Children are taking 10 minutes out from the hurly burly school day to reflect on their thoughts and their feelings. Some ground themselves by thinking about their feet on the floor, while others concentrate on their breathing.
This is mindfulness, the lessons quickly growing in popularity as an antidote to the stress of being a young person in the 21st century, be it pressure to perform in exams, social media, or the obsession with body image that is reported to even affect primary age children.
Children are learning about their brains and how to deal with unruly thoughts – to control emotions such as anger and fear. It is no longer head, shoulders, knees and toes, but amygdala, hippocampus and pre-frontal cortex.
The most recent NHS survey of young people’s mental health in 2017 shows one-in-eight five- to 19-year-olds in England has a diagnosable mental health condition. Hospital admissions for anorexia alone more than doubled in the eight years to 2017/18.
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Stress is a known barrier to learning and a growing number of schools are targeting the emotional health of pupils through schemes such as meditation, mindfulness and the provision of mental health first aiders and buddies.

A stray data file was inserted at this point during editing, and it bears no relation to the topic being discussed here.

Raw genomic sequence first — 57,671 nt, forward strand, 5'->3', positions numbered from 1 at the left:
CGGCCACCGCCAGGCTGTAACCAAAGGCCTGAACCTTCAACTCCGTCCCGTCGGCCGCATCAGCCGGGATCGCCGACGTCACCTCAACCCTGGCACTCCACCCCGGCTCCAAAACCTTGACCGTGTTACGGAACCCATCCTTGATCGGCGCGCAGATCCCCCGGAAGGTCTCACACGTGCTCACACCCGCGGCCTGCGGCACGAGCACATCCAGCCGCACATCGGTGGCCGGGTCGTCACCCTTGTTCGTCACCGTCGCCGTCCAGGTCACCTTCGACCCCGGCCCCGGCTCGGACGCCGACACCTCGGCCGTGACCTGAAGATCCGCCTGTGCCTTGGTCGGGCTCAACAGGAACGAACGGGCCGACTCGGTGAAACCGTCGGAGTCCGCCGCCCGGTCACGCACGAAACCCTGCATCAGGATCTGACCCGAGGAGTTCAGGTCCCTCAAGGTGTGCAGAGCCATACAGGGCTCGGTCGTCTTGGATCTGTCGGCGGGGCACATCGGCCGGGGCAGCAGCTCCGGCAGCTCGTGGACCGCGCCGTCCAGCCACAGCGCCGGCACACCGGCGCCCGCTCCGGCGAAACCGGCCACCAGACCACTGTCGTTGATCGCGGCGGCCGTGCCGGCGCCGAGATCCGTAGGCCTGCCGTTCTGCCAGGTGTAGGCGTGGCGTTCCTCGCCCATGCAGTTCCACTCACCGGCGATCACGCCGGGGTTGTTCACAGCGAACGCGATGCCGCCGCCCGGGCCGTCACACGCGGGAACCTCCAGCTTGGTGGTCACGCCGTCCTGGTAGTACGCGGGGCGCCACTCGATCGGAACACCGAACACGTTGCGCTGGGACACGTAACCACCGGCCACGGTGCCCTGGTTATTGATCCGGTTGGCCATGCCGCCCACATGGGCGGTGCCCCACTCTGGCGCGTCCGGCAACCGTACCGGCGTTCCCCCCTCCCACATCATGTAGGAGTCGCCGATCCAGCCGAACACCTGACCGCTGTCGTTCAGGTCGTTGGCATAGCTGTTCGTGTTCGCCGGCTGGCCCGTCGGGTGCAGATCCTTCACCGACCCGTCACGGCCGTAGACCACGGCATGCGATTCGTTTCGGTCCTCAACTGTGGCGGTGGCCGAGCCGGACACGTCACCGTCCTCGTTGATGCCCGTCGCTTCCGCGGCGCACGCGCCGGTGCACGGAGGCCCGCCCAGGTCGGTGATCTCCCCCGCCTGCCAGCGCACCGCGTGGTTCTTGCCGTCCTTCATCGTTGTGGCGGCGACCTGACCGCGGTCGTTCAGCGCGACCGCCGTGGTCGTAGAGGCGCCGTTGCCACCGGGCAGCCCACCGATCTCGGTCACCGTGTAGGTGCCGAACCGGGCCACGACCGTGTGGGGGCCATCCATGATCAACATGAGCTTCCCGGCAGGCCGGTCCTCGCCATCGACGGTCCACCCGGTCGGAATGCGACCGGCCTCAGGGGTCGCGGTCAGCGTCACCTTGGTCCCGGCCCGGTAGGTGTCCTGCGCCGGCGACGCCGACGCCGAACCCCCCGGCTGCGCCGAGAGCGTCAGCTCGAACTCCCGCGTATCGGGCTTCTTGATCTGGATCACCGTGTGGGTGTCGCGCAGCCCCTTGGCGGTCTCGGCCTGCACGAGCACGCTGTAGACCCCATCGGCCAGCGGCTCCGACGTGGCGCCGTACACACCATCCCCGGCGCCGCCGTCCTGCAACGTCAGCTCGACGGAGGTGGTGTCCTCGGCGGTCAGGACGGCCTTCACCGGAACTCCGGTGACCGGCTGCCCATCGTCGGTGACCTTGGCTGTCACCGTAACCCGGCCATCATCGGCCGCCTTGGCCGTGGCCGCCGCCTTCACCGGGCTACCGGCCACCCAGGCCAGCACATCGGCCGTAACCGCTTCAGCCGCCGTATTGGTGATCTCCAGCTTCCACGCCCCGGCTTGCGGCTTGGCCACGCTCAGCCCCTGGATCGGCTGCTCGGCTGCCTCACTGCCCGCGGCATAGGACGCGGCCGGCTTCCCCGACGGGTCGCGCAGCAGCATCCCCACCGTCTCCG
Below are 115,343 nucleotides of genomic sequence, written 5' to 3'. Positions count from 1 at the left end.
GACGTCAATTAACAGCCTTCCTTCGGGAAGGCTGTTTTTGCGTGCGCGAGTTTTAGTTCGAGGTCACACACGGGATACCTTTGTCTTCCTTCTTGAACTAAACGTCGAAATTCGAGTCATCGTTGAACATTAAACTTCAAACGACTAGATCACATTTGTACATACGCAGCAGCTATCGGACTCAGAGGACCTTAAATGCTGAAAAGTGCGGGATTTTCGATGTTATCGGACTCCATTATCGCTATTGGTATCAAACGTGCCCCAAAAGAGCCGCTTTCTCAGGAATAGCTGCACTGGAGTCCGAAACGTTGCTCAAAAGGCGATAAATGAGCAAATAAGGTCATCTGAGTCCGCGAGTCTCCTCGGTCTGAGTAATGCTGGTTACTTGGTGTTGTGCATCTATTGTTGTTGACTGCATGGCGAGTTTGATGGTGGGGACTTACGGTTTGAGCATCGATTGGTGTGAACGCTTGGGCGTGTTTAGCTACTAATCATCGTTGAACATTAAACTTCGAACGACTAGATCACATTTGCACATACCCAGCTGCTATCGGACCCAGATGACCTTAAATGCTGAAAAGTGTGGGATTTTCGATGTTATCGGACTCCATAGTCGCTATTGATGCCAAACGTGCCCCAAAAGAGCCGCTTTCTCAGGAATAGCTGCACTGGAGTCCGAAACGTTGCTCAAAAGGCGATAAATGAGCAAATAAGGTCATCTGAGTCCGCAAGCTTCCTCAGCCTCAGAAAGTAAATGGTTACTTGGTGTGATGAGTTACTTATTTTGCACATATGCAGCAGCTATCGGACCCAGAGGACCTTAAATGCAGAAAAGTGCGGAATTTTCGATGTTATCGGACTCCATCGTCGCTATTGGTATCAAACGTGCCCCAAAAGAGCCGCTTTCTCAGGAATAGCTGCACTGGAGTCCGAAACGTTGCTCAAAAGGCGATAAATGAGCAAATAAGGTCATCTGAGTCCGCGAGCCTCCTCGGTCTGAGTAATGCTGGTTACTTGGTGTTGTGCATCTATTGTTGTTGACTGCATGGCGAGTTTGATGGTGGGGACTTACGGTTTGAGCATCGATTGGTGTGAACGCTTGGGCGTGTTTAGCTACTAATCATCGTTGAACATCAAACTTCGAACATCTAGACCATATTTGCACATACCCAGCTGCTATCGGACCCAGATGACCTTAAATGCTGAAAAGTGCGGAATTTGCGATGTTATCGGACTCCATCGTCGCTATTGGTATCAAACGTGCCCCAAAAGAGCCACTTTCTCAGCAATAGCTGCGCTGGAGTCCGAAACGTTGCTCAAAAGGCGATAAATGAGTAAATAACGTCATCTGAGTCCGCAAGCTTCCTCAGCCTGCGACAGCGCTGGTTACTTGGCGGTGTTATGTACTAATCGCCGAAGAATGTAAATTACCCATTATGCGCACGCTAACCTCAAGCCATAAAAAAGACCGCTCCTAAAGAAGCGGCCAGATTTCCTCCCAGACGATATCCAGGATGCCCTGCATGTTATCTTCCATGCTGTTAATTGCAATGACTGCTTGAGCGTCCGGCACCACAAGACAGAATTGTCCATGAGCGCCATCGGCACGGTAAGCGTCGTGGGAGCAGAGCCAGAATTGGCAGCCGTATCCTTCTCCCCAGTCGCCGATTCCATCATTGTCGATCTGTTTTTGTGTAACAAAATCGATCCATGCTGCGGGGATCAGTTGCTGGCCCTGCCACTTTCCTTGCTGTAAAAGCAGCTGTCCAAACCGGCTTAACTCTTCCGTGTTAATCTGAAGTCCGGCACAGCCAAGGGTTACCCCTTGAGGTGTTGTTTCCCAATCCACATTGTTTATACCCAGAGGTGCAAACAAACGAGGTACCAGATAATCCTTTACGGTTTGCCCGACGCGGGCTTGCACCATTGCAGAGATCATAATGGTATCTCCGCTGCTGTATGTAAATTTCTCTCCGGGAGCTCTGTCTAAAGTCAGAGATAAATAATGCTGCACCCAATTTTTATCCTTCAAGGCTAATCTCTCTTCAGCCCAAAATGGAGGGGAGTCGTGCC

The Mental Health Foundation charity wants emotional wellbeing to be at the heart of the school curriculum, and has chosen body image as the key theme of this year’s Mental Health Awareness Week. Dr Antonis Kousoulis, its assistant director, said its survey last year found 47% of people aged 18-24 had experienced stress over their body image to the extent of being overwhelmed or unable to cope. “Social media has certainly played a part,” he says. “Historically, it was the mirror that was the main driver of perception of our image and how we thought others perceived us. Nowadays, young people are exposed almost on a 24/7 basis to manipulated and heavily edited images, whether that’s in advertising or photos of their friends.”